A new paper by a team of FDA officials finds that only about 30% of drugs requested for expanded access go on to be approved by the agency.
“Expanded access provides just that: access. There is no guarantee that the product sought will be effective and/or safe, much less that it will be effective and/or safe for the particular patient,” the authors write.
In recent years, the debate over patient access to unapproved drugs has risen to the national stage. So called “right-to-try” laws, also known as right-to-ask laws, seek to bypass FDA to provide access to unapproved drugs and have been enacted in 37 states. In August, the US Senate passed a bill that would expand right-to-try nationwide, though the House has yet to consider the bill.
The debate focuses on a patient’s right to access unapproved drugs to treat serious or life-threatening diseases outside of a clinical trial. Proponents of right-to-try have argued that FDA is a barrier to patient access, while FDA has countered that it approves nearly all requests for access it receives.
Under FDA’s expanded access program, physicians can request access to a drug for individual patients or a group of patients under an expanded access investigational new drug application (IND) or via a new protocol under an existing IND.
While FDA maintains that clinical trials are the best option for patients to get access to unapproved drugs, the agency acknowledges that it’s not always possible for a patient to enroll in a clinical trial.
FDA has also said that in most cases pharmaceutical companies deny requests for expanded access, often citing supply or safety concerns. Right-to-try proponents have countered that drugmakers turn down such requests out of fear that adverse events that occur because of expanded access use could derail their development programs or open the company up to other liability issues.
Expanded Access and Approval
According to the authors, FDA received 6,054 unique expanded access requests between FY2010 and FY2014. After excluding expanded access requests for multiple patients and cleaning the results for duplicate and “nonsubmitted” INDs, the authors were left with 5,394 unique requests, 5,298 of which were allowed to proceed.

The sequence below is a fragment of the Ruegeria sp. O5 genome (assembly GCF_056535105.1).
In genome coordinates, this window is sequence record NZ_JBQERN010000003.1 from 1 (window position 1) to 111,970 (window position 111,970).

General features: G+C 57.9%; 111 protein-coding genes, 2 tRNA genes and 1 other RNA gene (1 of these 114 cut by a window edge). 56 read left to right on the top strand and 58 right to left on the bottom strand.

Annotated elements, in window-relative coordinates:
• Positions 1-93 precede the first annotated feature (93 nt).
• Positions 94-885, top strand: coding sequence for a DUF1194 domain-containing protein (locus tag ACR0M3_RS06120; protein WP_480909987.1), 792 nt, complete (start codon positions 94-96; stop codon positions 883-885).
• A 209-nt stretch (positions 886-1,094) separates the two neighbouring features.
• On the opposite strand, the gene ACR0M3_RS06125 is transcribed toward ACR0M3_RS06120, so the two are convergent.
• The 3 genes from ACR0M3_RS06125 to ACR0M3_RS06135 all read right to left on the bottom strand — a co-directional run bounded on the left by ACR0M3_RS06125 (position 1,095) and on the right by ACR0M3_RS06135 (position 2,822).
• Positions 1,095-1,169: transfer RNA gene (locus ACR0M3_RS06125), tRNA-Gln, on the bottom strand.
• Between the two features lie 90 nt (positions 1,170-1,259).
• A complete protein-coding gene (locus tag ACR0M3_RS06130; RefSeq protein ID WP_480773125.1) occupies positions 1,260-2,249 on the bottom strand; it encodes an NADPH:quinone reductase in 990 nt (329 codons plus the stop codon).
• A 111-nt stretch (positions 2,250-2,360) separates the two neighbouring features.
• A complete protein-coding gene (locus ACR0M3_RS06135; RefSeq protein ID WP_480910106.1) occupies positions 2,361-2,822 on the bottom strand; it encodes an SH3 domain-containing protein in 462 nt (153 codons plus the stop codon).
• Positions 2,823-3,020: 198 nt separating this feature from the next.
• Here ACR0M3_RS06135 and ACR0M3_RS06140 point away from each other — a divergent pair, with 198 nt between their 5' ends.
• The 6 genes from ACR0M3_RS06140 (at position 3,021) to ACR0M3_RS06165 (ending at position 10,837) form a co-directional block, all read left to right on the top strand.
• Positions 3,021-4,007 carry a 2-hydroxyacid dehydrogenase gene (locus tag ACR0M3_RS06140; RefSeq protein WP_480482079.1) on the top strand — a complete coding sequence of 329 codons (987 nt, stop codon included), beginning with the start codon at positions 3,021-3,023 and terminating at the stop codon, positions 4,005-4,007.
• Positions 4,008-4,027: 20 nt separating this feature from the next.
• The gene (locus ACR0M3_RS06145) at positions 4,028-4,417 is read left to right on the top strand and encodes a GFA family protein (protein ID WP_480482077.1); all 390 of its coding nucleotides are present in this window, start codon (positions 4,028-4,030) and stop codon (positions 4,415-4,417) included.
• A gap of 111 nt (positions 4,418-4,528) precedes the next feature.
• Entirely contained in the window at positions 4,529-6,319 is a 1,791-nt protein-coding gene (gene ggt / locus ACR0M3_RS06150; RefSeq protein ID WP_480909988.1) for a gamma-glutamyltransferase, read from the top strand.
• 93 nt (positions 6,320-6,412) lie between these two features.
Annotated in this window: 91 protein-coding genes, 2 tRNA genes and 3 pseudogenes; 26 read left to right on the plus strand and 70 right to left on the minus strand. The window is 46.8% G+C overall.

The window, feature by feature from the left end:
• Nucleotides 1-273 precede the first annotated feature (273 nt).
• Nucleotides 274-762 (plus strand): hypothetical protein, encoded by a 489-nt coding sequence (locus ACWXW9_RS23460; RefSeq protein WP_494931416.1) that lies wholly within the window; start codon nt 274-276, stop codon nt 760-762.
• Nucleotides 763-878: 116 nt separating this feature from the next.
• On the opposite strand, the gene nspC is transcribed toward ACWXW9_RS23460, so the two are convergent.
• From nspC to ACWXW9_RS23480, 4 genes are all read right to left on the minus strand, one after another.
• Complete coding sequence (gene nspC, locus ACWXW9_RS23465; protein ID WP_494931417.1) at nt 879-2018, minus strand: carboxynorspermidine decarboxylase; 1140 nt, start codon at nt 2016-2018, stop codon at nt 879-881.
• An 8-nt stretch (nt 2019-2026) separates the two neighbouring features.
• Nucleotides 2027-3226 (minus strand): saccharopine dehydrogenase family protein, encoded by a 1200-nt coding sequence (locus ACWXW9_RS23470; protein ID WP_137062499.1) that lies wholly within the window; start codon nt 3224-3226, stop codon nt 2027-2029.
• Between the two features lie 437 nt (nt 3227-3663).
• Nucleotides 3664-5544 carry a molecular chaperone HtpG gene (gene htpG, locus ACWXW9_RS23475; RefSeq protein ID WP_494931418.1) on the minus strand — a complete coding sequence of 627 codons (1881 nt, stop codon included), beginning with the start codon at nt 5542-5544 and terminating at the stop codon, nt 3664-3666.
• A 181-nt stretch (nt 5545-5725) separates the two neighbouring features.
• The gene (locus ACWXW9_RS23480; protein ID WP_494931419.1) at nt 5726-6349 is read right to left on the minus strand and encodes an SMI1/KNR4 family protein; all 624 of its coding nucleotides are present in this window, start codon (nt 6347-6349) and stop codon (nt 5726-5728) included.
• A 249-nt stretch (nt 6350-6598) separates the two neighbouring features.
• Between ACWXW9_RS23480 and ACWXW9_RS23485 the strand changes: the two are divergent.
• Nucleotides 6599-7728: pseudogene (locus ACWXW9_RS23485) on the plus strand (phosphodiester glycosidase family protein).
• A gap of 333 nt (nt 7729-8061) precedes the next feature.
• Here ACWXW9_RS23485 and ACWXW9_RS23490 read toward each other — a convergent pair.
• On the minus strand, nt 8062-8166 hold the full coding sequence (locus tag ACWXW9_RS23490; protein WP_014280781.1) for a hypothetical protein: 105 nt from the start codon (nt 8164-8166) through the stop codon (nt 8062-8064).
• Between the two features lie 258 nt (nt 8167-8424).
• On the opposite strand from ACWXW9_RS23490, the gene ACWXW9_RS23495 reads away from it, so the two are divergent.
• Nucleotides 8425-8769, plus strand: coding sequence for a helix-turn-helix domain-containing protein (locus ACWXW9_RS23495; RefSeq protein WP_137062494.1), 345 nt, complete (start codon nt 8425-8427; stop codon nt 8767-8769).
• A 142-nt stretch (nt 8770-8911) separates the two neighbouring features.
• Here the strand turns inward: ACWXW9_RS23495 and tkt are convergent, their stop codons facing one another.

Of those, the authors were able to identify 408 unique drugs and fixed-dose combinations.
By 30 September 2015, 122 (30%) of those drugs had been approved by the agency for at least one indication, though not necessarily for the indications sought in expanded access requests.
Six of the top ten most-requested drugs went on to be approved, though the paper does not mention the names of those drugs because of confidentiality reasons.
Looking at it from another direction, 3,365 of the 5,298 requests were for drugs that later went on to be approved, with a handful of drugs accounting for a large proportion of those requests.
The authors also found little evidence to support the argument that adverse events that occur as a result of expanded access treatment can jeopardize a drug development program.
“Over the last decade, spanning almost 11,000 expanded access requests, there were only 2 instances in which a clinical hold was placed on commercial drug development due to adverse events occurring under expanded access. In both instances the development of the drugs continued after these issues were addressed and the holds were lifted,” the authors write.
And the authors cast doubt on the argument that liability concerns keep drugmakers from providing expanded access to their products. A search of three legal databases, Google Scholar and HeinOnline turned up no results for product liability suits against drugmakers for personal injuries as a result of expanded access treatment.
First published here. Regulatory Focus is the flagship online publication of the Regulatory Affairs Professionals Society (RAPS), the largest global organization of and for those involved with the regulation of healthcare and related products, including medical devices, pharmaceuticals, biologics and nutritional products. Email email@example.com for more information.
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